THE MYTH OF THE FRONTIER
November 16 – December 19, 2015
NEW YORK, November 3, 2015 - William Holman Gallery is honored to present our third solo exhibition of new work by Tom Judd at the gallery from November 16 to December 19, 2015. A lifelong interpreter of memory and of the allegory of modern life, Judd has focused this new work on our interpretations and misconceptions about the American West, where he grew up – in Salt Lake City, during the 1950’s. The exhibition includes 15 new works including a multi-media installation, paintings and collages related to his interpretation of The Myth of the Frontier. In his own words Tom Judd has addressed his intent in this new work.
This is the Place
I grew up in Salt Lake City, in the heart of what I’m calling the “Myth of the Frontier.” Entangled with the Mormon religion, the settling of the Salt Lake Valley was considered nothing short of God’s plan. Brigham Young was said to have uttered aloud, upon seeing the valley for the first time, “This is the place.” This is in keeping with the very American notion of Manifest Destiny (the belief that it was Anglo-Saxon Americans’ providential mission to expand their civilization and institutions across the breadth of North America).
Mount Rushmore is the most ambitious and exaggerated expression of this vision.
The Invented Myth
David Hamilton Murdoch, a British historian, wrote a terrific book, The American West: The Invention of a Myth about the strange obsession Americans have always had with the conquest and settling of the western territories. Ronald Reagan personified this story telling and its perceived consequences…
“If we understand this part of our history, we will better understand how our people see themselves and the hopes they have for America.”
Reagan goes on to present the following western celebrities as the embodiment of our national character - Wild Bill Hickok, Calamity Jane and Annie Oakley - are examples of “ideals of courageous and self-reliant heroes, both men and women, (who) are the stuff of Western lore…(whose) integrity, morality, and democratic values are the resounding themes.”
The real story, as history relates the facts, is not ideal:
- James Butler Hickok was a cold-blooded killer who spent most of his time gambling and chasing prostitutes.
- Martha ‘Calamity Jane’ Canary was a sad transvestite alcoholic, an inveterate liar who was reduced to exhibiting herself as a sideshow freak.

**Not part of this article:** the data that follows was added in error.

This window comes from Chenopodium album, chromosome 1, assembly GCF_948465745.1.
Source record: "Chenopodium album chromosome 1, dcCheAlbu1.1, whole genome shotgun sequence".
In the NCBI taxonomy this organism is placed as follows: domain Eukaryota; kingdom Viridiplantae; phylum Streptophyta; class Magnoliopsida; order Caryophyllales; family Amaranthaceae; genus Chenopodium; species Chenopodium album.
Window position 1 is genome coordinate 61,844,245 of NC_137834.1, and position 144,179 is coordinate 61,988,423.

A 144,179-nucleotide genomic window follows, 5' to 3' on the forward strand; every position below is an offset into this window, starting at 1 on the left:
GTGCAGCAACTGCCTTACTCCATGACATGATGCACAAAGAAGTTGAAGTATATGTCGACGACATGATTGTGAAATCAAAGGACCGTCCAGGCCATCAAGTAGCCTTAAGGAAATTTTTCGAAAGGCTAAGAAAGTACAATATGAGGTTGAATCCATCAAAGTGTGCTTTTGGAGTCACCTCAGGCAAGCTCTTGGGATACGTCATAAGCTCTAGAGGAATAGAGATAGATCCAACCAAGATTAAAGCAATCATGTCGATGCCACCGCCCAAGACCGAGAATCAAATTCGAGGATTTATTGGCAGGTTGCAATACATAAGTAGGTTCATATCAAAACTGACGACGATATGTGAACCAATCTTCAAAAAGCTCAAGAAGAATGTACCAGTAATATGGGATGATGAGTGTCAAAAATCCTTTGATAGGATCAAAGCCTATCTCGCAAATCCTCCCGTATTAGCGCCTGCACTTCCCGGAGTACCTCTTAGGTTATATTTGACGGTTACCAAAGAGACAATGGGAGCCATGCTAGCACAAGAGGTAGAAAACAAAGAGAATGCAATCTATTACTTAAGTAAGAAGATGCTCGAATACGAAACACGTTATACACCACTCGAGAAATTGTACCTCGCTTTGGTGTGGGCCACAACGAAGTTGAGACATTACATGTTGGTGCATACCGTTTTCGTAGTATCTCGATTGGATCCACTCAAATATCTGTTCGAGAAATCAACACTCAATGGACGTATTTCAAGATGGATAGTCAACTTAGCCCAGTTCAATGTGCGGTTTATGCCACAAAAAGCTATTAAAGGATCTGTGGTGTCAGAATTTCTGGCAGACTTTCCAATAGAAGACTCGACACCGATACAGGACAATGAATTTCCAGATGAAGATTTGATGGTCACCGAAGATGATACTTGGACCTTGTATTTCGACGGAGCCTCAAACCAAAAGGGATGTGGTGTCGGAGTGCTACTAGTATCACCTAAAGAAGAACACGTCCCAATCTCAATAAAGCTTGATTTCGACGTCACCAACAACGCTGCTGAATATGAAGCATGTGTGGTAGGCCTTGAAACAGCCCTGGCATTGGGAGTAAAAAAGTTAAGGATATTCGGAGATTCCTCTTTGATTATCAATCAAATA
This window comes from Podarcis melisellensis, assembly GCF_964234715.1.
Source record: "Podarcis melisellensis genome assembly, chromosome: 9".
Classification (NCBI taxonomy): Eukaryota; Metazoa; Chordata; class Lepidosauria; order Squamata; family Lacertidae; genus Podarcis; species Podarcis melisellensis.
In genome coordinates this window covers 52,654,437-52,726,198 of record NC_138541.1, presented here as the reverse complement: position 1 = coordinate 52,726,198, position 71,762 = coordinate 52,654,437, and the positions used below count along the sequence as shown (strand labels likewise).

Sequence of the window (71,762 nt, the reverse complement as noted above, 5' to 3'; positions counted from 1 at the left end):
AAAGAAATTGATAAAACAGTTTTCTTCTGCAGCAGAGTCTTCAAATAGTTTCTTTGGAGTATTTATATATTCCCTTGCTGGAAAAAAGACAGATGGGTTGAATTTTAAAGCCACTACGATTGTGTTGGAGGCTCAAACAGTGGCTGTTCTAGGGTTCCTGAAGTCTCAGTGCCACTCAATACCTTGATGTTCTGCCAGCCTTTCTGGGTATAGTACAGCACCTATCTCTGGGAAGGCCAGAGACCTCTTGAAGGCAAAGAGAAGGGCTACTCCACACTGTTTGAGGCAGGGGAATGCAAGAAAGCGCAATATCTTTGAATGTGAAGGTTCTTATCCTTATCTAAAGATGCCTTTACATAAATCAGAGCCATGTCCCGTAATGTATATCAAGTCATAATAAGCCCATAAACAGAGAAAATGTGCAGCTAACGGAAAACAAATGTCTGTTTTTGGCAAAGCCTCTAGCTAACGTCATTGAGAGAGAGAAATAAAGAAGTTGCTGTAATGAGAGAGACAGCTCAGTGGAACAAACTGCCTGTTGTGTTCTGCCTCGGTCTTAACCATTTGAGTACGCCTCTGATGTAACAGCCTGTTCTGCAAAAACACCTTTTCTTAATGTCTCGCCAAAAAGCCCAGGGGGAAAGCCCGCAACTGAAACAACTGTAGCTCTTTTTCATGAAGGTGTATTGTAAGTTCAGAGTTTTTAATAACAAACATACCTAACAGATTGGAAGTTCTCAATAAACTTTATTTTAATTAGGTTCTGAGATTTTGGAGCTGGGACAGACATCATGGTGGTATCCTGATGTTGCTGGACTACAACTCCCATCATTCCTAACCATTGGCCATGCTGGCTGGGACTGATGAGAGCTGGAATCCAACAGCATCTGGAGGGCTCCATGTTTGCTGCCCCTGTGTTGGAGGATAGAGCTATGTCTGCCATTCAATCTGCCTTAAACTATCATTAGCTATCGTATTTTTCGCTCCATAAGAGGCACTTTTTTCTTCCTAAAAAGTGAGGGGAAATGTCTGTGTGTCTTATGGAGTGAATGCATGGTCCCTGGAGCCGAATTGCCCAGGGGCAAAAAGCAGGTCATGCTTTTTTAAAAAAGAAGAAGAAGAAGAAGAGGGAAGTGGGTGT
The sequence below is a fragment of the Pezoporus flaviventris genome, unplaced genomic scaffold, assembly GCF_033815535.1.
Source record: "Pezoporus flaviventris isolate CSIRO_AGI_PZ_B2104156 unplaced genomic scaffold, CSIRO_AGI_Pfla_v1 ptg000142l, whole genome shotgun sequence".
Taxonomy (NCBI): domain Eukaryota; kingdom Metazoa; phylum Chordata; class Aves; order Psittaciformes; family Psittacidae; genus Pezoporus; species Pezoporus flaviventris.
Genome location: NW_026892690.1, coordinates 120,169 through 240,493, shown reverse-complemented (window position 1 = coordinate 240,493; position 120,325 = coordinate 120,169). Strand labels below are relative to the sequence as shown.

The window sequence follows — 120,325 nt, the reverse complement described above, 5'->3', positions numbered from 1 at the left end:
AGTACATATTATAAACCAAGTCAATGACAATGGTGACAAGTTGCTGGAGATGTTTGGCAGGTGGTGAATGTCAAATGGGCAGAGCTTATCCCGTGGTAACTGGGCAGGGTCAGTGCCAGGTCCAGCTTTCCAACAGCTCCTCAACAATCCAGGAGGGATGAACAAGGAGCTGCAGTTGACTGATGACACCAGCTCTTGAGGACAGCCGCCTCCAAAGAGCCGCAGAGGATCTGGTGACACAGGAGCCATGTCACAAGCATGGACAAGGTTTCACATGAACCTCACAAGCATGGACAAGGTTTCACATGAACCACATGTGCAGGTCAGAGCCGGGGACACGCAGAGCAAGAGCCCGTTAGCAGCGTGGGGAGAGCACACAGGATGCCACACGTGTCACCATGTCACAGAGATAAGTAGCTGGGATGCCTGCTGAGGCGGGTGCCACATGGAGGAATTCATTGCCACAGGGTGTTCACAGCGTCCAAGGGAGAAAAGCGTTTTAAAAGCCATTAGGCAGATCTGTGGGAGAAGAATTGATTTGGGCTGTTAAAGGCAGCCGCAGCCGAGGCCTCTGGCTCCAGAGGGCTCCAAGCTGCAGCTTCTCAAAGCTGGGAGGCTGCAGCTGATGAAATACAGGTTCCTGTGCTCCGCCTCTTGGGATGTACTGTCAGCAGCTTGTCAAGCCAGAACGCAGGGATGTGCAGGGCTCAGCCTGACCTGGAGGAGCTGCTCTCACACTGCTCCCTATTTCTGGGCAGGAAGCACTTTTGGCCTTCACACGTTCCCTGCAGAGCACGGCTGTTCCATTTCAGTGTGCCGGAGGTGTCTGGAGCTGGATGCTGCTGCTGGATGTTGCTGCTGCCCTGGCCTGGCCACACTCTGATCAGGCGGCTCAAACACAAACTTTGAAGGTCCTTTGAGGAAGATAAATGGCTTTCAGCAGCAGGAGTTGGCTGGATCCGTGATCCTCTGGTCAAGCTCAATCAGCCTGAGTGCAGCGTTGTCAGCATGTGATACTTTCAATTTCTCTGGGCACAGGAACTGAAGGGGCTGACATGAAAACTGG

- Phoebe Anne Oakley (Mozee) was entirely the creation of show business; the tiny feisty woman, a great pistol trick-shot was born in Ohio and had never been in the West until she joined Buffalo Bill Cody’s Wild West Show.
Then there are Lewis and Clark, Daniel Boone, and of course the pioneer Davy Crockett. Crockett became personified in our minds by the character actor Fess Parker, the handsome star of the TV series. Parker had a soft spoken stoicism about him that had little resemblance to the real David Crockett who by the way did not appreciate being called Davy. Yet this Hollywood mythology permeates our culture and blurs the line between what really happened and what we want to believe. You could say the “Myth” lives on in the psyche of the American people to this day, manifested in everything from our politics, to our architecture, our attitudes towards the rest of the world, and our core values.
From the dime store novels to Hollywood, from Madison Avenue advertising to the White House, we see the impact of the “Myth.” For example, the “Marlboro Man”, alone with his horse in the vast western landscape; independent, sometimes courageous, selling us the ruggedness of cigarettes, a known carcinogen. This kind of toxic absurdity epitomizes the myth making associations that we hold true and close to our heart as post World War II Americans. While none of these images area appropriated from advertising as in the work of Richard Prince, the thought of how our invented history and TV influences our lives is always close at hand. This exhibit also speaks to my love of the epic American landscape, which is the background of this invention of myth. I too love the “Myth” itself as long as it stays a myth and is not sold to us as the truth.
Raised in Salt Lake City, Utah, Tom Judd now lives and works in Philadelphia. The great-grandchild of the famous Mormon Church president (1918-45) Heber J. Grant, Judd is not an active church member, but remains deeply informed by the landscape of his youth in Utah and the West. His work is in the collection of the Philadelphia Museum of Art, the Philadelphia Academy of Art and in numerous university and private collections. Judd has been the recipient of the Tandem Press Fellowship Residency, the Millay Colony Fellowship, the MacDowell Colony Fellowship and the Pollock Krasner Grant. Tom Judd lives and works in Philadelphia
For more information on the gallery’s exhibition schedule, images, and a catalogue to the exhibition please visit http://www.wholmangallery.com/exhibitions/.